This week prominent MMA manager Ali Abdel Aziz made headlines for all the wrong reasons. It is reported that he is accused of battery in two separate cases in Las Vegas. One stemming from a run-in with fighter Colby Covington and the second from reportedly striking competing manager Abe Kawa “with a closed fist on the right side of his face for no reason” while at a PFL event.
Ali, who is described as the President and Founder of Dominance MMA Management headquartered in New York and Las Vegas presumably holds a manager’s licence with the Nevada Athletic Commission.
The NAC enjoy the power to discipline any licence holder who violates any section of their regulations. Even if not licenced the NAC also enjoy the power to take disciplinary action against any person who is “associated with unarmed combat” in the State.
These powers include the ability to discipline managers who “Violated the laws of Nevada or the United States, except for minor traffic violations. The Commission may determine that a person licensed, approved, registered or sanctioned by the Commission or otherwise associated with unarmed combat in this State has violated the laws of Nevada or the United States, whether or not the person has been convicted of, or entered a plea of guilty, guilty but mentally ill or nolo contendere to such a violation.” or who engage “in conduct at any time or place which is deemed by the Commission to reflect discredit to unarmed combat.” or that engages in “any activity or practice that is detrimental to the best interests of this State, the Commission or unarmed combat.”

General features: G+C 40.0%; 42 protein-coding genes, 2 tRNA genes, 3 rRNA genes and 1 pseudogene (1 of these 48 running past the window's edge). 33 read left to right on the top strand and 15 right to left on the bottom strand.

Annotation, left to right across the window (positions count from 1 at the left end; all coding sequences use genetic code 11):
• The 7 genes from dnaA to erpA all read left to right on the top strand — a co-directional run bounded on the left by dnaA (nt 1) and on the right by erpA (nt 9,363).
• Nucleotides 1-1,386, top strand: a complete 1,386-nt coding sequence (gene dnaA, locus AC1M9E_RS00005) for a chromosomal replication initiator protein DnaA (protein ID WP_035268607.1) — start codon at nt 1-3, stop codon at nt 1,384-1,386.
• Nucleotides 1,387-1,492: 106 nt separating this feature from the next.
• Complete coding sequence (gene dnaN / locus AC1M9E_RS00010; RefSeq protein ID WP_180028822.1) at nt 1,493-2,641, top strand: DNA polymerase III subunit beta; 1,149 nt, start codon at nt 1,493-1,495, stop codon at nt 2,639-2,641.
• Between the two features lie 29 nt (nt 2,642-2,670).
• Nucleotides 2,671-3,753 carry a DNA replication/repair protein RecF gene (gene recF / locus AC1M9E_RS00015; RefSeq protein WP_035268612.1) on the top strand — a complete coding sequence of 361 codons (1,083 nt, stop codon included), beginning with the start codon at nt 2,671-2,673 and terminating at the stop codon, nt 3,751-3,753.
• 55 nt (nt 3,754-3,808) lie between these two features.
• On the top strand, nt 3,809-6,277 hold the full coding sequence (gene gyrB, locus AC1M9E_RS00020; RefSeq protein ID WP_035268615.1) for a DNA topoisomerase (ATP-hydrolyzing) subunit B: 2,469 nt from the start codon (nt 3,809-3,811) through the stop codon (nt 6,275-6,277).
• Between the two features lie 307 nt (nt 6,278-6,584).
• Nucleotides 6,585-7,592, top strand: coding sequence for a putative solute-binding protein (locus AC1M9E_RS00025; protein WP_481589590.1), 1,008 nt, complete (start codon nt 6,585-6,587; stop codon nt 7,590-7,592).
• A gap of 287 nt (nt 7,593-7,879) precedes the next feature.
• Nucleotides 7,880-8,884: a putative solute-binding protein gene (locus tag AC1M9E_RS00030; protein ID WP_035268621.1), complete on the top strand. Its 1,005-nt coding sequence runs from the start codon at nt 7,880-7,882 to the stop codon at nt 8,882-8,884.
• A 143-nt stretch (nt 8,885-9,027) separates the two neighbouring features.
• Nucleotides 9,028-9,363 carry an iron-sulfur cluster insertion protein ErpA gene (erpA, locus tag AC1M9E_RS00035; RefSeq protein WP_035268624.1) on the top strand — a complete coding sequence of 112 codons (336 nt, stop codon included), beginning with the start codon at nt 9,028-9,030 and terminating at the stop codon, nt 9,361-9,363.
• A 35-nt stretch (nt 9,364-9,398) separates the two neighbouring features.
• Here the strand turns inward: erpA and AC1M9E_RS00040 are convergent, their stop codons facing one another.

If the NAC concludes that the above sections are violated sanctions can follow. In addition to levying hefty fines, the NAC enjoys the power to “suspend or revoke the license, approval, registration or sanctioning of, impose a ban on participation in unarmed combat in this State“. If such a ban takes place the consequences are far and wide in the world of combat sports management. Not only are other licence holders (such as promoters) prohibited from dealing with individuals under suspension, NAC 467.895 stipulates the following significant consequence for managers who have their licence revoked:
“Revocation of a manager’s license automatically cancels all his or her contract rights in this State under any contracts with unarmed combatants made under the authority of the Commission. If such a revocation occurs, an unarmed combatant may operate independently and enter into contracts for his or her own contests or exhibitions, or may enter into contracts with other managers licensed by the Commission.”
The NAC is quick to discipline fighters when they engage in out of the cage transgressions. The major question now is will they hold managers to a similar standard?